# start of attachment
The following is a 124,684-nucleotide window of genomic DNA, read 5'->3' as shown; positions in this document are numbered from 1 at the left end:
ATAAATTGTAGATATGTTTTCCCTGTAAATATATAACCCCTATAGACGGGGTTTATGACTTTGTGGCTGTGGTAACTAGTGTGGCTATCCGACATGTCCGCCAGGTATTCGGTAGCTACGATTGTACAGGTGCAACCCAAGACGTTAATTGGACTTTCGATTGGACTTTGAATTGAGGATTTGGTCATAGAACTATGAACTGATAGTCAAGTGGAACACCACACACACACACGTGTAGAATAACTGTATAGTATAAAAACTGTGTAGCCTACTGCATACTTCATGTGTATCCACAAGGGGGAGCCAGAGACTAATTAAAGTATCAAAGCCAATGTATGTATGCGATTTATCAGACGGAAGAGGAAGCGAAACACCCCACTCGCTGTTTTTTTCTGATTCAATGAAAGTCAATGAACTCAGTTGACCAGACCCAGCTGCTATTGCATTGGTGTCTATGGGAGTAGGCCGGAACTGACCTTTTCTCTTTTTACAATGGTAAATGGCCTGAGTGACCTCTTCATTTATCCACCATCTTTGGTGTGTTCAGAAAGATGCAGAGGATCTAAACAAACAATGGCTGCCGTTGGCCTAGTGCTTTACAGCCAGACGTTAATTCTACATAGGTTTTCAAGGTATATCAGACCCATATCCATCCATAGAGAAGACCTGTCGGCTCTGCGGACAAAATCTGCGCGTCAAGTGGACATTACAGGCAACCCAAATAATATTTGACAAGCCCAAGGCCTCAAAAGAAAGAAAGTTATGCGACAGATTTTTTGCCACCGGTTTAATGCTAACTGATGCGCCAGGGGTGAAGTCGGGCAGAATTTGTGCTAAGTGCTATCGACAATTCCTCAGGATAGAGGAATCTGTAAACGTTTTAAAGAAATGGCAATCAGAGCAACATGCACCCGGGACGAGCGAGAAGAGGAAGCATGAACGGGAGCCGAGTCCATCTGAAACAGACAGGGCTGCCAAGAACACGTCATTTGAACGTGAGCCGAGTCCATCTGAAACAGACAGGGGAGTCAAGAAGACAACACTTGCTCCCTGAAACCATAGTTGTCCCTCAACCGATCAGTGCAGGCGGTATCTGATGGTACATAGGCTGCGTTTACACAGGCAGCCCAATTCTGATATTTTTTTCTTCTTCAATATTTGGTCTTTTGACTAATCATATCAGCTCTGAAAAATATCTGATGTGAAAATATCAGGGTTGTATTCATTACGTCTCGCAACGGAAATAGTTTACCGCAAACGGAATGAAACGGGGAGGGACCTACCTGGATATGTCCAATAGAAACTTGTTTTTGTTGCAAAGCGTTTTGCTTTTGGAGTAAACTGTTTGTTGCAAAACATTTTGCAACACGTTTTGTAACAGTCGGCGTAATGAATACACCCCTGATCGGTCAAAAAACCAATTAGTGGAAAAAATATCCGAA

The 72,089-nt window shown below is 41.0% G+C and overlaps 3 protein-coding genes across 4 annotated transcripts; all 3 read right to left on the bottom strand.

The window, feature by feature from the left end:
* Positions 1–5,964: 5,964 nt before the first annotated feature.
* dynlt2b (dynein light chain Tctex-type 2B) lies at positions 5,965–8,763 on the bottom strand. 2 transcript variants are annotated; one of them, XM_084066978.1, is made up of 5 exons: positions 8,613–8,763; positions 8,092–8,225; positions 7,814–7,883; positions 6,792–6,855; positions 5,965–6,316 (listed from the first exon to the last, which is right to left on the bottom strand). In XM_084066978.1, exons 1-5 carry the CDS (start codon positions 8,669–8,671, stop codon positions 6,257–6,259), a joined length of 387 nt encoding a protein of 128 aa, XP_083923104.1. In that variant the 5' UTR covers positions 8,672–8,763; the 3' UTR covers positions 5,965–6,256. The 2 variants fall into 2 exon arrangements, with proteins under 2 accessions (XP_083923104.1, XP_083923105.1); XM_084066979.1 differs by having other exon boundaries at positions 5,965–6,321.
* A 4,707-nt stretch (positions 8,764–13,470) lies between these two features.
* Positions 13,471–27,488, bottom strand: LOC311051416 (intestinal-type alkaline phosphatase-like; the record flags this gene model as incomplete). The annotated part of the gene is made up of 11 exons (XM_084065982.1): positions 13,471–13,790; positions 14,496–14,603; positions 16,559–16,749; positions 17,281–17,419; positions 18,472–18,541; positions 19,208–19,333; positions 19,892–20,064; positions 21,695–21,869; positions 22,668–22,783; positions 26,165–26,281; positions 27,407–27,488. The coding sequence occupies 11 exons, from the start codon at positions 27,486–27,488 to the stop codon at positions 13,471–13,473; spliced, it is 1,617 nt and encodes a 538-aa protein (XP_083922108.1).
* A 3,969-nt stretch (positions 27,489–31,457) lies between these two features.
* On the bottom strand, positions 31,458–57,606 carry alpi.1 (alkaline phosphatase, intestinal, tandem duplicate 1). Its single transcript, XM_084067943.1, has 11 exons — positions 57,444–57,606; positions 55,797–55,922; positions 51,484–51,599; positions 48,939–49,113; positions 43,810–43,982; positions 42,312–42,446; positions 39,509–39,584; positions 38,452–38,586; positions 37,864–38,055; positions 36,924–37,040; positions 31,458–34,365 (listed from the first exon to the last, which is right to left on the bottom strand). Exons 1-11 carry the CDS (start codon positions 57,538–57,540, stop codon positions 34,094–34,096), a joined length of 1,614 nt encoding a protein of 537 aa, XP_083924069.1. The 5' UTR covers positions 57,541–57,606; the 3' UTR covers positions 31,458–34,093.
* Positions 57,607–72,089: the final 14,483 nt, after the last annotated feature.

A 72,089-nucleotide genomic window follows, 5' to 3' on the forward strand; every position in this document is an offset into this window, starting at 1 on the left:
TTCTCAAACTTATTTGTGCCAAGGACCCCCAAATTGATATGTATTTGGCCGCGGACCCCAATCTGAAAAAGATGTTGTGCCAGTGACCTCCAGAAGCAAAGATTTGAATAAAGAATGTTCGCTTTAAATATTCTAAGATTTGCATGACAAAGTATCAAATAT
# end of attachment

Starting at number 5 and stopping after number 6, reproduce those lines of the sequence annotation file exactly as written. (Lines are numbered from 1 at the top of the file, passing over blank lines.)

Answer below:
* Positions 1–5,964: 5,964 nt before the first annotated feature.
* dynlt2b (dynein light chain Tctex-type 2B) lies at positions 5,965–8,763 on the bottom strand. 2 transcript variants are annotated; one of them, XM_084066978.1, is made up of 5 exons: positions 8,613–8,763; positions 8,092–8,225; positions 7,814–7,883; positions 6,792–6,855; positions 5,965–6,316 (listed from the first exon to the last, which is right to left on the bottom strand). In XM_084066978.1, exons 1-5 carry the CDS (start codon positions 8,669–8,671, stop codon positions 6,257–6,259), a joined length of 387 nt encoding a protein of 128 aa, XP_083923104.1. In that variant the 5' UTR covers positions 8,672–8,763; the 3' UTR covers positions 5,965–6,256. The 2 variants fall into 2 exon arrangements, with proteins under 2 accessions (XP_083923104.1, XP_083923105.1); XM_084066979.1 differs by having other exon boundaries at positions 5,965–6,321.